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How to stay safe on a holiday abroad

Heading abroad to soak up the sights and sounds of foreign climes can be an exciting adventure filled with a whole host of new experiences. But while venturing to a new country is largely a positive experience for travellers from all walks of life, there are still dangers to be aware of and precautions to take. As the old adage goes ‘to be forewarned is to be forearmed’ so the better prepared you are about what may face you in your destination of choice, both good and bad, the better equipped you will be to deal with any potentially negative scenarios.

Whether you are travelling alone, or as part of a group, here are some key considerations to bear in mind to ensure that you stay safe on your holiday abroad.

Read up on common scams and crimes in your destination of choice

Fraudsters and thieves are well aware that holidaymakers are at their most relaxed on holiday, and as a result they may let their usually cautious guard down for the duration of their break. This then gives unscrupulous criminals, whether organised or opportunist, a window in which to carry out their crimes.

Having a knowledge of the most common scams and crimes in your destination of choice before heading off on holiday, will mean that you put the appropriate measures in place to make yourself less vulnerable in the eyes of criminals abroad.

Many leading guidebooks contain details of these scams, which may have been in existence for years if not decades, and increasing your personal security may simply be a matter of locking up your possessions in a hotel safe or using a money belt when out and about.

A recent survey of 2,000 people revealed that Barcelona was the worst city for in Europe for scamming. Barcelona’s lead was followed by Paris (2nd), Rome (3rd), Amsterdam (4th) and Istanbul (5th)*.

While these and other scam hotspots in Europe and beyond don’t need to be avoided altogether, it is important to be aware of which areas or times of day tourists need to be most alert. As an example there has been an increasing problem with pickpockets in Paris around the Louvre.

Take the official line

While it may be tempting to hop in the nearest taxi to head back to your hotel, or go on a supposedly cut-price tour offered by street hawkers, in countries where crime levels are high it may be best to take government-backed services.

Organise for the hotel to pick you up from the airport, and make a beeline for an official tourist information office the first day your venture out and about. Here you will be able to ask about government-approved tourist services, and any safety advice that is particular to that region.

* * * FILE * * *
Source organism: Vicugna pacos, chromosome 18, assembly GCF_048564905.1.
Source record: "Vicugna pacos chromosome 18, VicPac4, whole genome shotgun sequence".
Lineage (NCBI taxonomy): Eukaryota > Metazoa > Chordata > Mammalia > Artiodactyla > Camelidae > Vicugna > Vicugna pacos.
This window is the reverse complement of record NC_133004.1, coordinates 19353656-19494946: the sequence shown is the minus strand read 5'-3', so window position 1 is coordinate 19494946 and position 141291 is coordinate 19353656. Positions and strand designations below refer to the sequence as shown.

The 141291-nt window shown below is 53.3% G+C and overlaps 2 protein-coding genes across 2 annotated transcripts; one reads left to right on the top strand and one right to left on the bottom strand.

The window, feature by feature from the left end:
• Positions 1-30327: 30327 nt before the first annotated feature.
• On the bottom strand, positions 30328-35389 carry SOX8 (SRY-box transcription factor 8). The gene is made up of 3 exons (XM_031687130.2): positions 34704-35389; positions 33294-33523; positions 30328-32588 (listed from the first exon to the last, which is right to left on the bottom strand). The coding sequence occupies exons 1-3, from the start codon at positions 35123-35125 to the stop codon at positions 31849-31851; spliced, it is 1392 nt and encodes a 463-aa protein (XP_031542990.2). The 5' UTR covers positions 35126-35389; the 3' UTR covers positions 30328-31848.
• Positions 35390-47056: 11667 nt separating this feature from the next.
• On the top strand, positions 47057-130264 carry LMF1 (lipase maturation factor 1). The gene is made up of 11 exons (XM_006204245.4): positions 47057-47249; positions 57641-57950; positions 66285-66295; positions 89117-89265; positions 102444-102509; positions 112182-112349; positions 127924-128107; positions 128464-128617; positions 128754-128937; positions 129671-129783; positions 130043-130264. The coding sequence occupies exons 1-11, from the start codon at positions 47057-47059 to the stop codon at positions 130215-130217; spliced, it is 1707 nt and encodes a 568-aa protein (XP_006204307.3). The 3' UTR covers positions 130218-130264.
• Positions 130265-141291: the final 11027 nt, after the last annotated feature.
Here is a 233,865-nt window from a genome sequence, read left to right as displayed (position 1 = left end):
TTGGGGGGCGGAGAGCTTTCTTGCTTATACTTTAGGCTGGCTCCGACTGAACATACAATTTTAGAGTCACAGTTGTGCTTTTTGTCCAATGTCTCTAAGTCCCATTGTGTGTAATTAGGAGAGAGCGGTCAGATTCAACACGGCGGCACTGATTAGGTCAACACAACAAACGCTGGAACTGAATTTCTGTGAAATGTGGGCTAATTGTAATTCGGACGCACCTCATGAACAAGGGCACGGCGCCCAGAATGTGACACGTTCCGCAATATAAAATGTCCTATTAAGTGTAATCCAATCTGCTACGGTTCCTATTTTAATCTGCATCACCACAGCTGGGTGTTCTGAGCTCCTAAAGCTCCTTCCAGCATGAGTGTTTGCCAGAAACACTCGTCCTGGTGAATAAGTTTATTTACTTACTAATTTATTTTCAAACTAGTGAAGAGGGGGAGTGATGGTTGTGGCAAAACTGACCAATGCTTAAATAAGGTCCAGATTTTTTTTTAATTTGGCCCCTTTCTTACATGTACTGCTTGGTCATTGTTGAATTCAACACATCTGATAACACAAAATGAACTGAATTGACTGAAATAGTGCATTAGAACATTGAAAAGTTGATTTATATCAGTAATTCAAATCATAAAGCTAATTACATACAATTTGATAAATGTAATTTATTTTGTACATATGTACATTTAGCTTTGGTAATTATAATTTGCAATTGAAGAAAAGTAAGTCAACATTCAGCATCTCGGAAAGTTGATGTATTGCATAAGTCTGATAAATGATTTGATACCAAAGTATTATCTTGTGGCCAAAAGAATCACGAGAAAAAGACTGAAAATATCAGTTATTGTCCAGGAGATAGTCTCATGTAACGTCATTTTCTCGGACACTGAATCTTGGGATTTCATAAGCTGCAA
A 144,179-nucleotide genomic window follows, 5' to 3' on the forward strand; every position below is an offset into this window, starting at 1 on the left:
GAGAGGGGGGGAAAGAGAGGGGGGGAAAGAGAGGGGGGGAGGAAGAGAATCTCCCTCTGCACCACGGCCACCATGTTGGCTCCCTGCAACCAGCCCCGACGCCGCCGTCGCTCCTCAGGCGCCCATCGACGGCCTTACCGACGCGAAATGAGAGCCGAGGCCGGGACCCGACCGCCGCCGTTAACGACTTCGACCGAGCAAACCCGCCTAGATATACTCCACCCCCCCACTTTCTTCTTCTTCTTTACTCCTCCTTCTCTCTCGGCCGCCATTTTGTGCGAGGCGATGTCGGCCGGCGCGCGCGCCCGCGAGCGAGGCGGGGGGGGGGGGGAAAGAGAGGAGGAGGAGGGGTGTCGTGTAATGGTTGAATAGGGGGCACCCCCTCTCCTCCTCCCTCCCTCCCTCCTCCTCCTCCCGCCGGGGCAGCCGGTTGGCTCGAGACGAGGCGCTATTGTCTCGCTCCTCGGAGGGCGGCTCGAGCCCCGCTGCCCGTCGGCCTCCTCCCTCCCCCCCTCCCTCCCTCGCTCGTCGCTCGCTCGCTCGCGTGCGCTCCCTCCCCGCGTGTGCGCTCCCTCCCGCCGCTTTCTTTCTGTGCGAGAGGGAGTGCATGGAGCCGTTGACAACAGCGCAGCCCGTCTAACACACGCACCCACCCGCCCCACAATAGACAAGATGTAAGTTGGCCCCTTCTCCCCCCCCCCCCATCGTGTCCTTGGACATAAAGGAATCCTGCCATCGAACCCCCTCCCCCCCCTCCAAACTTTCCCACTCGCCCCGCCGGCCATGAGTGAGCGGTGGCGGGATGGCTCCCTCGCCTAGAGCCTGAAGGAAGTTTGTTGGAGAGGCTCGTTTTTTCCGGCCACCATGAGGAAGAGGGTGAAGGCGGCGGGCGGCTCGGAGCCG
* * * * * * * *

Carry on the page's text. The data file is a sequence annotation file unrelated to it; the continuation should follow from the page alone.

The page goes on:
Official tourist information offices are also a great place to stock up on maps and transport timetables, ensuring that you never have the opportunity to be duped by false directions from those who may be involved in a local crime ring.

Keep those back home informed

Before you head off on your holiday it is essential that you leave details of your itinerary, contact details of your accommodation etc with friends and family.

This is to ensure that if you are don’t turn up as and when expected at a given time or destination, that others will be able to treat this as a cause for concern and alert the appropriate authorities.

For those that don’t have a fixed itinerary in mind, and plan to go with the flow on their break, then keeping those back home regularly informed of your whereabouts via Skype, email or social networking sites will help to allay their fears.

If you have a smartphone it may be worth downloading WhatsApp, an App which lets you send free text messages both locally and nationally.

Observe local customs and laws

Each country will have its own set of local customs, some of which may be dictated by the dominant religion, and it is important to observe these to avoid causing offence.

The Tanzanian island of Zanzibar recently hit the headlines after an acid attack on two British tourists during Ramadan. While the government’s travel advice on Tanzania highlights that ‘most visits to Tanzania are trouble-free’**, and outlines that the above incident ‘appears to be the first acid attack in Zanzibar targeting foreigners’, it still advises tourists visiting the island to be vigilant at all times.

Like other countries where Islam is the dominant religion, it may be advisable for tourists to dress modestly***.

Other local customs and laws to be aware of include laws on public displays of affection, drug possession and more.

Sources

* http://www.wanderlust.co.uk/magazine/news/barcelona-worst-city-for-scams

**https://www.gov.uk/foreign-travel-advice/tanzania/safety-and-security

*** http://abta.com/go-travel/before-you-travel/local-laws-and-customs

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